I went to the Doctor last night [I've hurt my ears - boo.] The doctors here are excellent but the clinic is bereft: one tiny room which opens onto the street, in the corner there is screened cubicle for examinations. But other than that there's no privacy, no space, the patients sit on two benches, whilst the doctors sit on a plastic chair in front of them. We all listen to each others complaints and sometimes other patients will contribute their own thoughts on whatever ailment is being discussed. It is embarrassing and can be uncomfortable, but there is also a certain amount of solidarity between the sick!
On really busy days, the nurse will put a couple of plastic chairs on the pavement outside, where she will take blood pressure, etc, before the patient goes inside. Children often gather to watch.
Last night, however, there was only one other patient besides me: a little boy, about 7 years old, who had stepped on a Sea Urchin. It was awful - he was screaming. I don't mean frightened or frustrated screams... I mean real screams. Screams and sobs of pain and bewilderment. At one point he was shouting at his mother, who was also sobbing, I think he just couldn't grasp what was happening to him. I don't speak Tagalog, but I am pretty sure he was saying something like "make it stop".
An older lady, Grandma I expect, was also with them. When the mother couldn't cope anymore she stepped in to hold the boy still. He tried to fight her, to break free, but she silently gripped his wrists, whilst tears streamed down her impassive face.
The Doctor was very calm and patient, but I could see she was also becoming distressed by the situation. The little boys foot was starting to turn black and there were still spines to remove. He was getting more and more distressed, he was drenched in sweat, his hair sticking to his face, he eyes were becoming bloodshot and his distress was making it hard for him to breath. But the Doctor couldn't give him a break - the longer the spines stay in the more effect the poison will have.
In the street outside was a group of children - friends, brothers and sisters - silent brown faces with dark, round eyes. The littlest ones were trembling, but none of them ran away, they all stayed. There were others, people who had heard the screams as they walked by and stopped to see if they could help. The three women who run the food stall on the corner closed down and came and sat with the children. The nurses put some chairs out on the street and and a tiny girl, no more than three, curled up on a chair, sucking her thumb, with her other hand wrapped around her head, to shut out the noise.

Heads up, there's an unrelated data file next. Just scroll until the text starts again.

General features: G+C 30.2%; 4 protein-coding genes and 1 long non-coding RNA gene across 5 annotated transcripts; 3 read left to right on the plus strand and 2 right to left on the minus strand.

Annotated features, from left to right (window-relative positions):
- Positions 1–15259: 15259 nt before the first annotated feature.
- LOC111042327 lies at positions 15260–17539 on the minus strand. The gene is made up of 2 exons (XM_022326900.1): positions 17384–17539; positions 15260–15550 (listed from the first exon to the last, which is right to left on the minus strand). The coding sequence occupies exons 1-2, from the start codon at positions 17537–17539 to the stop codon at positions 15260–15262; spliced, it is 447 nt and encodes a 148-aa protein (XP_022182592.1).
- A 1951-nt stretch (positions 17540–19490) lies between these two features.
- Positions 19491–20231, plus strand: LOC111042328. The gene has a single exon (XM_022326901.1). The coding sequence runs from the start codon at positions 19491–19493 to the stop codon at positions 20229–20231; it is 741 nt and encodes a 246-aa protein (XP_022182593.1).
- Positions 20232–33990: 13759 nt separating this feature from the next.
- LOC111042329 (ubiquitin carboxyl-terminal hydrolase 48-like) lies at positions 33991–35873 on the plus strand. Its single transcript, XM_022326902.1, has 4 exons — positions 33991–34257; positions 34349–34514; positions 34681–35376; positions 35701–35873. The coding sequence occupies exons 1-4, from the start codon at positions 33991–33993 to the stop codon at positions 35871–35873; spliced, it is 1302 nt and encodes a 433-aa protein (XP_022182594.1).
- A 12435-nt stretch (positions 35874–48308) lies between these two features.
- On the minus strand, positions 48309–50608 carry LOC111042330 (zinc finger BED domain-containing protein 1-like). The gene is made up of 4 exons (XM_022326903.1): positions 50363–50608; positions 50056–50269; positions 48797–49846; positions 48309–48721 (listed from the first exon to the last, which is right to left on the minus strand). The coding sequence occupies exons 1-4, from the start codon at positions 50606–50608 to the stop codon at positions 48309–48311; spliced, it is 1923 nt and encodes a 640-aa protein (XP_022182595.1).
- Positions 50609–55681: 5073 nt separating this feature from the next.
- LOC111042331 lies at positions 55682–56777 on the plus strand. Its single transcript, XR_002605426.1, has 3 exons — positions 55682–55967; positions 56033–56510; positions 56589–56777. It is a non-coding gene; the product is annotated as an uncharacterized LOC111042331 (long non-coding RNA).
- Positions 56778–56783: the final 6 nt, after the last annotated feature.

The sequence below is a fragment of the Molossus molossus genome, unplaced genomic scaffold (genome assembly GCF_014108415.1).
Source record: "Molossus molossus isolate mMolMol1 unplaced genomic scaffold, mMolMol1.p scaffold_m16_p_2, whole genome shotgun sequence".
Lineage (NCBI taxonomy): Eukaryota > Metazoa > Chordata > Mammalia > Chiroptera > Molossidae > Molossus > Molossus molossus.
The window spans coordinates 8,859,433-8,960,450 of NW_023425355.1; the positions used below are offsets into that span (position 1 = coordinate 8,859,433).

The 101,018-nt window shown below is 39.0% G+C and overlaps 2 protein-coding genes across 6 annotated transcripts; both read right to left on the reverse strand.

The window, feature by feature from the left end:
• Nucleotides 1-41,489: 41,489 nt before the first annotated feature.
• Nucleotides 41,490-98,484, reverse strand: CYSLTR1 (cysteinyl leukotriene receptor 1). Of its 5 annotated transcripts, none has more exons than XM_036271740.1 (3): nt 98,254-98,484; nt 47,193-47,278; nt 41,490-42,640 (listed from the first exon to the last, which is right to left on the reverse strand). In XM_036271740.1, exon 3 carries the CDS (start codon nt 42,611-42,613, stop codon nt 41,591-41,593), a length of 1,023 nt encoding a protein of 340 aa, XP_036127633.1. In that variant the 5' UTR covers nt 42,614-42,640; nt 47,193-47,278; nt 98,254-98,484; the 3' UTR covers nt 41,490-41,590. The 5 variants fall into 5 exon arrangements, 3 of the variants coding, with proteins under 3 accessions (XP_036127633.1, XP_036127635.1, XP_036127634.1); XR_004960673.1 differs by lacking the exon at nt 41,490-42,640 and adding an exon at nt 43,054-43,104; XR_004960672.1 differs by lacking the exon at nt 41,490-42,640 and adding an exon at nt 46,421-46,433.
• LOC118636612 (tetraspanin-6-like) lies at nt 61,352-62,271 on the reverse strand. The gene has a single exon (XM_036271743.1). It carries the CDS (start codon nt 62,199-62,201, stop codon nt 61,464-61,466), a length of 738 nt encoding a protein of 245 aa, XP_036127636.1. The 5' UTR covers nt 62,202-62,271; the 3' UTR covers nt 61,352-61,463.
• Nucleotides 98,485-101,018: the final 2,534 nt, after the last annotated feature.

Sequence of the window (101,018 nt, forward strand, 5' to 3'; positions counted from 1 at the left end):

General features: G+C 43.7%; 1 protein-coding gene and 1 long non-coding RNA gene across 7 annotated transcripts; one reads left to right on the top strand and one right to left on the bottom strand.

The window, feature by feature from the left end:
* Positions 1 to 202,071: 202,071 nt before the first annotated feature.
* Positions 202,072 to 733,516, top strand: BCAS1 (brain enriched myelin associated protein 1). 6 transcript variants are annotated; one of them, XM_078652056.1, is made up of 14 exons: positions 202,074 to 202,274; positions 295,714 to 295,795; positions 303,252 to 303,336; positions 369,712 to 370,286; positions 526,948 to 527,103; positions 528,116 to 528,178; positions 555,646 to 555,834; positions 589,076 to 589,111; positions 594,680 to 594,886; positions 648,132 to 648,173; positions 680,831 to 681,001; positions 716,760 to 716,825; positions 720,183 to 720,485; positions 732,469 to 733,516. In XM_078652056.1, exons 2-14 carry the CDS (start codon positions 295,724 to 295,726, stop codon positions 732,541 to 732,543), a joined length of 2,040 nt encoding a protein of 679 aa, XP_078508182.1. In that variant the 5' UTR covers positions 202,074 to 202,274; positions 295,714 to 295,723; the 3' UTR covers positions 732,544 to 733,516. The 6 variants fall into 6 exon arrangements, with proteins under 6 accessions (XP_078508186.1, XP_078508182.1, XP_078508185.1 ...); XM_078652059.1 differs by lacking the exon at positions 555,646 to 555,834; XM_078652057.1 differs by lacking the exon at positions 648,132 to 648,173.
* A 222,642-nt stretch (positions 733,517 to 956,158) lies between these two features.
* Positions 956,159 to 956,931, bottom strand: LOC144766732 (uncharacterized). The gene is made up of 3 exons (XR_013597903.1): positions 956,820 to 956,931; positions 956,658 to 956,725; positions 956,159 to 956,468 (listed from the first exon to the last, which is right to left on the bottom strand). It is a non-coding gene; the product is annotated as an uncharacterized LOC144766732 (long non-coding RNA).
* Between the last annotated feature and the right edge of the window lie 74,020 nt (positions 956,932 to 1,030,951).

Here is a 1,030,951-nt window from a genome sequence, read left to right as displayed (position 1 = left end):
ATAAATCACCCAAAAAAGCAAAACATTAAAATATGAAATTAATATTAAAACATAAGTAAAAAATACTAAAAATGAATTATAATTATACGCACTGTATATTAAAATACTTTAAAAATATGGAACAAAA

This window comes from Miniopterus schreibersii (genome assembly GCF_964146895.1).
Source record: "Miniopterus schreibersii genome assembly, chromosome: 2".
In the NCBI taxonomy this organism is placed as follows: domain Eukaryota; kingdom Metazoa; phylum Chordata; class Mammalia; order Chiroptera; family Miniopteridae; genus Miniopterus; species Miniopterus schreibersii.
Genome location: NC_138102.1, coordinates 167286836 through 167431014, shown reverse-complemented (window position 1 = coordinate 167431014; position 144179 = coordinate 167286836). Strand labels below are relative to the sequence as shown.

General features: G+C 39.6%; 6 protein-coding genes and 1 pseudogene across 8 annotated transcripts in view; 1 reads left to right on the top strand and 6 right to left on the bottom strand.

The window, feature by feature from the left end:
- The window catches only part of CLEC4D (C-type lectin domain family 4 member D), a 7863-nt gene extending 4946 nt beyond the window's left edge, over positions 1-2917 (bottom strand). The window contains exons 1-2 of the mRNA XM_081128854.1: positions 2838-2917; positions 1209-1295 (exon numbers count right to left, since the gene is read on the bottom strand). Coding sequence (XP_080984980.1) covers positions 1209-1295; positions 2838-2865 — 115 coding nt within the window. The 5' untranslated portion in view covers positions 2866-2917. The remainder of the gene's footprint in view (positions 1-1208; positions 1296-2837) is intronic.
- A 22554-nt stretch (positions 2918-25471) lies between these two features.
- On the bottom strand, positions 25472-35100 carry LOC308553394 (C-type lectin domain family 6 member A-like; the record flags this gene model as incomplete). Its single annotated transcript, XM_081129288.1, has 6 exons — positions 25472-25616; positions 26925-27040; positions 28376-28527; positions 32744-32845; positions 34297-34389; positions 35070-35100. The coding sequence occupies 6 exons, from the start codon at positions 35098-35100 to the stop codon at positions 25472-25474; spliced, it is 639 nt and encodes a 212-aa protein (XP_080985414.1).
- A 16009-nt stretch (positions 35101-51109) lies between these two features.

My doctor, Jonas, grimaced at each new scream while we talked and he examined my ears. Before I left I asked about the little boy: "one more spine to go" he said and shrugged, "there's not really anything else we can do." I asked how frequent were Sea Urchin injuries. He said this was the ninth this month, but usually it's adults, "at least they understand" he said.
"Tonight," he gestured towards the boy and lowered his voice "only three spines. Two weeks ago, a man came in, I must remove 33 spines from his feet, it take more than 3 hours, " he shook his head sorrowfully, "but he will be OK.
The strange thing is, as a diver, I see Sea Urchins everyday. They are no threat to me: I am not standing on the bottom and they don't move [during the day]. I quite like them. They are pretty - often the colours are beautiful. I know they are poisonous and I always warn my customers not to touch them. But really I don't give them much thought. I think I'll see them differently now.
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